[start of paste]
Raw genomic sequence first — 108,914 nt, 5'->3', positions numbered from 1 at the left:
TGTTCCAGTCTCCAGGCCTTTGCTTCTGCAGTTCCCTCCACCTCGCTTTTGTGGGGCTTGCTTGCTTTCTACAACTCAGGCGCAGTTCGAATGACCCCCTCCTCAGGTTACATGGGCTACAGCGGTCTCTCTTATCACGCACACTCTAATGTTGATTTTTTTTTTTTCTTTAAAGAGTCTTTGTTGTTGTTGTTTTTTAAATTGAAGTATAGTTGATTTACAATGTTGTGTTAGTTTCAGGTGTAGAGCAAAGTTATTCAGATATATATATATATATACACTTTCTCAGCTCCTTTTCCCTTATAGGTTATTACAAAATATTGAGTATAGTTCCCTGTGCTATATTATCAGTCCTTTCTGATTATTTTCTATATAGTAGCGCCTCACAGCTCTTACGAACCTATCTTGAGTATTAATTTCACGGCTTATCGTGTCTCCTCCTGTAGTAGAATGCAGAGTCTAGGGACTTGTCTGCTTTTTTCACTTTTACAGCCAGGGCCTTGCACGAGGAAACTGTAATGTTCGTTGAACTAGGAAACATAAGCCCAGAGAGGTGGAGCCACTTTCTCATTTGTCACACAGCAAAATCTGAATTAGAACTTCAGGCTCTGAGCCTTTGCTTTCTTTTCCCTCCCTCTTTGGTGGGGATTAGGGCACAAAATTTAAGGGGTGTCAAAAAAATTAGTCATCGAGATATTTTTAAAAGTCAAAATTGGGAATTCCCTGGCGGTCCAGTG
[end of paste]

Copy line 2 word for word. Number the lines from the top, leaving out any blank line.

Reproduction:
TGTTCCAGTCTCCAGGCCTTTGCTTCTGCAGTTCCCTCCACCTCGCTTTTGTGGGGCTTGCTTGCTTTCTACAACTCAGGCGCAGTTCGAATGACCCCCTCCTCAGGTTACATGGGCTACAGCGGTCTCTCTTATCACGCACACTCTAATGTTGATTTTTTTTTTTTCTTTAAAGAGTCTTTGTTGTTGTTGTTTTTTAAATTGAAGTATAGTTGATTTACAATGTTGTGTTAGTTTCAGGTGTAGAGCAAAGTTATTCAGATATATATATATATATACACTTTCTCAGCTCCTTTTCCCTTATAGGTTATTACAAAATATTGAGTATAGTTCCCTGTGCTATATTATCAGTCCTTTCTGATTATTTTCTATATAGTAGCGCCTCACAGCTCTTACGAACCTATCTTGAGTATTAATTTCACGGCTTATCGTGTCTCCTCCTGTAGTAGAATGCAGAGTCTAGGGACTTGTCTGCTTTTTTCACTTTTACAGCCAGGGCCTTGCACGAGGAAACTGTAATGTTCGTTGAACTAGGAAACATAAGCCCAGAGAGGTGGAGCCACTTTCTCATTTGTCACACAGCAAAATCTGAATTAGAACTTCAGGCTCTGAGCCTTTGCTTTCTTTTCCCTCCCTCTTTGGTGGGGATTAGGGCACAAAATTTAAGGGGTGTCAAAAAAATTAGTCATCGAGATATTTTTAAAAGTCAAAATTGGGAATTCCCTGGCGGTCCAGTG